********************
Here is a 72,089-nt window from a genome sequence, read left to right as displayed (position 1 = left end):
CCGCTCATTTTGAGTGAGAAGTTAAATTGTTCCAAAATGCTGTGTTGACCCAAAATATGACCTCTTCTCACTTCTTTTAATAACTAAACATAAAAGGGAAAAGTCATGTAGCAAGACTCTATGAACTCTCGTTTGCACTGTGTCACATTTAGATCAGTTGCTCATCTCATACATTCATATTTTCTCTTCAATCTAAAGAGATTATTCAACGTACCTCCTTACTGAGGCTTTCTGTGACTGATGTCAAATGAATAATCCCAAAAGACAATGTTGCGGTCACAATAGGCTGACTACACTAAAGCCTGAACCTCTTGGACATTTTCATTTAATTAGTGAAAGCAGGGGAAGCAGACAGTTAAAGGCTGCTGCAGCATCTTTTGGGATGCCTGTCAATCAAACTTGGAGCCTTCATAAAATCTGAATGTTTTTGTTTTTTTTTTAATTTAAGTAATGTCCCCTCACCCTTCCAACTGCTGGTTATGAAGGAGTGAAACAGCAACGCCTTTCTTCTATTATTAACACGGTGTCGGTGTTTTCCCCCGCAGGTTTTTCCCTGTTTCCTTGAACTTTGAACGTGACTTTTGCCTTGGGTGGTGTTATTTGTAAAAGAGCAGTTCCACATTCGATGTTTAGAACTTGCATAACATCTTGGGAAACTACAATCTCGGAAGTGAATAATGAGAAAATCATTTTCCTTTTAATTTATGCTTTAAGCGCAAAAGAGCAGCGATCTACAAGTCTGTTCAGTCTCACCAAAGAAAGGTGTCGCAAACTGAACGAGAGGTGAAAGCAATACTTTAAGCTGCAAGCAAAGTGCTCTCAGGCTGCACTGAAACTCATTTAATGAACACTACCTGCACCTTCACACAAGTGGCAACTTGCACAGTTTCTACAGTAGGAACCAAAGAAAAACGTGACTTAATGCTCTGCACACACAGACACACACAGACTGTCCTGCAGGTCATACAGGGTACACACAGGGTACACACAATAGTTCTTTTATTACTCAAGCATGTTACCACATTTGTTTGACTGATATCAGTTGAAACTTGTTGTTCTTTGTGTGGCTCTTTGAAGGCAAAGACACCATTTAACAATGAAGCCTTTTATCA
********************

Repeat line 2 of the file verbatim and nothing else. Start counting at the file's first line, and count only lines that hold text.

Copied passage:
CCGCTCATTTTGAGTGAGAAGTTAAATTGTTCCAAAATGCTGTGTTGACCCAAAATATGACCTCTTCTCACTTCTTTTAATAACTAAACATAAAAGGGAAAAGTCATGTAGCAAGACTCTATGAACTCTCGTTTGCACTGTGTCACATTTAGATCAGTTGCTCATCTCATACATTCATATTTTCTCTTCAATCTAAAGAGATTATTCAACGTACCTCCTTACTGAGGCTTTCTGTGACTGATGTCAAATGAATAATCCCAAAAGACAATGTTGCGGTCACAATAGGCTGACTACACTAAAGCCTGAACCTCTTGGACATTTTCATTTAATTAGTGAAAGCAGGGGAAGCAGACAGTTAAAGGCTGCTGCAGCATCTTTTGGGATGCCTGTCAATCAAACTTGGAGCCTTCATAAAATCTGAATGTTTTTGTTTTTTTTTTAATTTAAGTAATGTCCCCTCACCCTTCCAACTGCTGGTTATGAAGGAGTGAAACAGCAACGCCTTTCTTCTATTATTAACACGGTGTCGGTGTTTTCCCCCGCAGGTTTTTCCCTGTTTCCTTGAACTTTGAACGTGACTTTTGCCTTGGGTGGTGTTATTTGTAAAAGAGCAGTTCCACATTCGATGTTTAGAACTTGCATAACATCTTGGGAAACTACAATCTCGGAAGTGAATAATGAGAAAATCATTTTCCTTTTAATTTATGCTTTAAGCGCAAAAGAGCAGCGATCTACAAGTCTGTTCAGTCTCACCAAAGAAAGGTGTCGCAAACTGAACGAGAGGTGAAAGCAATACTTTAAGCTGCAAGCAAAGTGCTCTCAGGCTGCACTGAAACTCATTTAATGAACACTACCTGCACCTTCACACAAGTGGCAACTTGCACAGTTTCTACAGTAGGAACCAAAGAAAAACGTGACTTAATGCTCTGCACACACAGACACACACAGACTGTCCTGCAGGTCATACAGGGTACACACAGGGTACACACAATAGTTCTTTTATTACTCAAGCATGTTACCACATTTGTTTGACTGATATCAGTTGAAACTTGTTGTTCTTTGTGTGGCTCTTTGAAGGCAAAGACACCATTTAACAATGAAGCCTTTTATCA